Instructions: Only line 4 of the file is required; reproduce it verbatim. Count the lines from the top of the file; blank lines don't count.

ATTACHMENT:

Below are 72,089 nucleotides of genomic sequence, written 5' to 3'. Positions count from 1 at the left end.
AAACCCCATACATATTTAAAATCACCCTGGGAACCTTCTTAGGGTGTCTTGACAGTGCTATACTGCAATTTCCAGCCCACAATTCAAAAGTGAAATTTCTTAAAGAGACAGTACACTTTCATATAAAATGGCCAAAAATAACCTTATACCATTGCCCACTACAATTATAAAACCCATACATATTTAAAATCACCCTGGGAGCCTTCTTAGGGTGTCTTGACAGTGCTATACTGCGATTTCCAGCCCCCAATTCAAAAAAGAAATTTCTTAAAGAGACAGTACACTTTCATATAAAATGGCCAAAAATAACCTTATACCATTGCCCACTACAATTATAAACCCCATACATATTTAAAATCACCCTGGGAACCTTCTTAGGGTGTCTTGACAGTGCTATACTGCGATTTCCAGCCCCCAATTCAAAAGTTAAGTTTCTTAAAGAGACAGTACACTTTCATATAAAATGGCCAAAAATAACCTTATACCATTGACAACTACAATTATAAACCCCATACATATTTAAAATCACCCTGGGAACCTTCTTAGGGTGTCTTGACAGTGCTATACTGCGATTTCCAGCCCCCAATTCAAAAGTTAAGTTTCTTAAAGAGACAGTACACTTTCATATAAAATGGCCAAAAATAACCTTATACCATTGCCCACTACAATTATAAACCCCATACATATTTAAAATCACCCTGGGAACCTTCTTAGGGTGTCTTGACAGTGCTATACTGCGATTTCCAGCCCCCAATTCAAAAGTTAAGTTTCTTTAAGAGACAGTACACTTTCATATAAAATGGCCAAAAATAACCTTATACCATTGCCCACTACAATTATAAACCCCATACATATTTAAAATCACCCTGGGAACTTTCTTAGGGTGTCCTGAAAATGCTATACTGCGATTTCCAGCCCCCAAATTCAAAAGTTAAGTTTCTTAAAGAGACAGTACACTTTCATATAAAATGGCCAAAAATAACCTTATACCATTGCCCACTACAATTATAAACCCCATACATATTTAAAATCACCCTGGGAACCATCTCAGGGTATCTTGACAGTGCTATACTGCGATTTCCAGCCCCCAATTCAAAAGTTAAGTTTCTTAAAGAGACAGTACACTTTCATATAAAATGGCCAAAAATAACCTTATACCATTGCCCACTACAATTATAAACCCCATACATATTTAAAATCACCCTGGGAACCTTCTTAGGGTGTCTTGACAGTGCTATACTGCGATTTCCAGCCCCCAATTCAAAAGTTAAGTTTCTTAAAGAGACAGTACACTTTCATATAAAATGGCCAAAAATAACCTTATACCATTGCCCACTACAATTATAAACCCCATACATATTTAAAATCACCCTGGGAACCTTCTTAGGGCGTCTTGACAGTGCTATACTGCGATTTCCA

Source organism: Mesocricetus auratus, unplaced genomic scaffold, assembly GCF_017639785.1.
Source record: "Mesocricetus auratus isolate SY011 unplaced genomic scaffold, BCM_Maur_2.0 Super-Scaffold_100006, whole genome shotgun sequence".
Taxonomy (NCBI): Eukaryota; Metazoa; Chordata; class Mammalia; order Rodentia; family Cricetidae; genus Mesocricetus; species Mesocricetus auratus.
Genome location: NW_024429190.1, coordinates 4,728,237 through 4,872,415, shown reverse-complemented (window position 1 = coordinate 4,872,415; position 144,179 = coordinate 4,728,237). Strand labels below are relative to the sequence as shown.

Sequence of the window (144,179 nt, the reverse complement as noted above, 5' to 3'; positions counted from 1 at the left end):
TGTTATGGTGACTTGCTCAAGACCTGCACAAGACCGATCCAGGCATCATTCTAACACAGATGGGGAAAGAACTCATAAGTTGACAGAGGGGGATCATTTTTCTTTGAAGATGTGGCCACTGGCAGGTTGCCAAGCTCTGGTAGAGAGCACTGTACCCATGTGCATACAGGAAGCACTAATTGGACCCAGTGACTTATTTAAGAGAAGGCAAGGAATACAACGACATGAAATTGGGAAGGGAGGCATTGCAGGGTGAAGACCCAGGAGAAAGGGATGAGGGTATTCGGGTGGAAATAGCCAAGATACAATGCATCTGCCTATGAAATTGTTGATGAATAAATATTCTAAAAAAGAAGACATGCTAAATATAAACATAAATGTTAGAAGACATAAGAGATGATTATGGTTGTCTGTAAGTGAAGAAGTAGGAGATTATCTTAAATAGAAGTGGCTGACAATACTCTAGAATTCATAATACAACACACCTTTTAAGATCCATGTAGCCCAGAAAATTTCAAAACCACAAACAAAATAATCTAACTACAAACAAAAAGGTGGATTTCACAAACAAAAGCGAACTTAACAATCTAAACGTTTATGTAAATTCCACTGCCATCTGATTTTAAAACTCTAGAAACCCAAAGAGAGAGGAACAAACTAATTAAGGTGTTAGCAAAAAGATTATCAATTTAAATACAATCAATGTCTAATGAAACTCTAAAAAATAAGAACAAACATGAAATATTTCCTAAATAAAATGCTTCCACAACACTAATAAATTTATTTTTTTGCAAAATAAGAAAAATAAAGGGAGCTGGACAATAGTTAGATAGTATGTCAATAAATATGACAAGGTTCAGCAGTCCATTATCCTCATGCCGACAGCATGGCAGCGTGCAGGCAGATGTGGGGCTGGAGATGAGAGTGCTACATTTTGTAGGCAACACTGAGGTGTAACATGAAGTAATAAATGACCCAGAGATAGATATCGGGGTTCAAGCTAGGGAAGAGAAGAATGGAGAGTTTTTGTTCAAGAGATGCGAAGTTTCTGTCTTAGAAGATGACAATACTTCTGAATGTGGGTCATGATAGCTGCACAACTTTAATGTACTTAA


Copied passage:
Source record: "Mesocricetus auratus isolate SY011 unplaced genomic scaffold, BCM_Maur_2.0 Super-Scaffold_100006, whole genome shotgun sequence".